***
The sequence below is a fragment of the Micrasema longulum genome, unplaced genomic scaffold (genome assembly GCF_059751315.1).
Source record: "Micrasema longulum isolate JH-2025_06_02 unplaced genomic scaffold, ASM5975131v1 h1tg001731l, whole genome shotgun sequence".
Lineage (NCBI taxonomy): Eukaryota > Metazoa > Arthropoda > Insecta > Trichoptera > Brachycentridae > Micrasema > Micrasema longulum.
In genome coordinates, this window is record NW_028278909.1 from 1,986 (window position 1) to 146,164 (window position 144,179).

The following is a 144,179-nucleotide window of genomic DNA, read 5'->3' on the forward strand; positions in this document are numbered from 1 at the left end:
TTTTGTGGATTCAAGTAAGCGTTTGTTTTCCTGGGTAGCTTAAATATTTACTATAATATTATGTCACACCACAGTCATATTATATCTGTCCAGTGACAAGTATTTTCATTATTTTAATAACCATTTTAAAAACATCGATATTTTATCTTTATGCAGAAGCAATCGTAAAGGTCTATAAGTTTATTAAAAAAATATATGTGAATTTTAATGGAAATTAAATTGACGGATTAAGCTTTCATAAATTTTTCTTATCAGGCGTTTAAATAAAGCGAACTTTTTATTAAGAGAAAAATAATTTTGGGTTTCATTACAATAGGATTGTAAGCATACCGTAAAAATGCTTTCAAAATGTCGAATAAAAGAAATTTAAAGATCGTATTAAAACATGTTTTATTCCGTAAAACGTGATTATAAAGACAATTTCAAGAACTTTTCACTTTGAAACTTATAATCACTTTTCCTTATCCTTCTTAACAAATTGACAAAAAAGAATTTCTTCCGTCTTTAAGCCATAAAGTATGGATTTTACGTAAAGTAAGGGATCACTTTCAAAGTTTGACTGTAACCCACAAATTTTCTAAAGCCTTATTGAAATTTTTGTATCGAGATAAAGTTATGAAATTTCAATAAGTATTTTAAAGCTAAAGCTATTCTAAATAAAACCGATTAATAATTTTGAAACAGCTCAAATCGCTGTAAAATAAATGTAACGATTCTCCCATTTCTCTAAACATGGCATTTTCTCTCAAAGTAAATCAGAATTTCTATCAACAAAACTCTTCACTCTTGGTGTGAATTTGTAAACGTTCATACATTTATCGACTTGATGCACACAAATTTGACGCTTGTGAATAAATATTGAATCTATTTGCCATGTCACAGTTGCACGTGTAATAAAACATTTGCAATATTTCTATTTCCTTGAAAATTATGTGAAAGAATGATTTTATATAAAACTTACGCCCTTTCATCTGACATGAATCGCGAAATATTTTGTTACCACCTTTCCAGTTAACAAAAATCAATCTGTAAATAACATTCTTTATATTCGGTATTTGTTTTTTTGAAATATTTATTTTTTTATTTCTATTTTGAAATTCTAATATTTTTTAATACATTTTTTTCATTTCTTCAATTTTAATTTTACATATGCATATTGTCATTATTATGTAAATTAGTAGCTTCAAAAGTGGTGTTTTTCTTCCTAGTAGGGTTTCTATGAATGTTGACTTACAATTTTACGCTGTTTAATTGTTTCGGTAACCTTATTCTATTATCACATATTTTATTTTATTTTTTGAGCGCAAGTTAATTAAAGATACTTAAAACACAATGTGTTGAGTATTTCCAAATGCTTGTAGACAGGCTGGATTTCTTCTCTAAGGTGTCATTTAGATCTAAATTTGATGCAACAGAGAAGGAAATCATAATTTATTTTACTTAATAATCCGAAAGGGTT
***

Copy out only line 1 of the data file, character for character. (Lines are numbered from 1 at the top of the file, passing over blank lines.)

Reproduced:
The sequence below is a fragment of the Micrasema longulum genome, unplaced genomic scaffold (genome assembly GCF_059751315.1).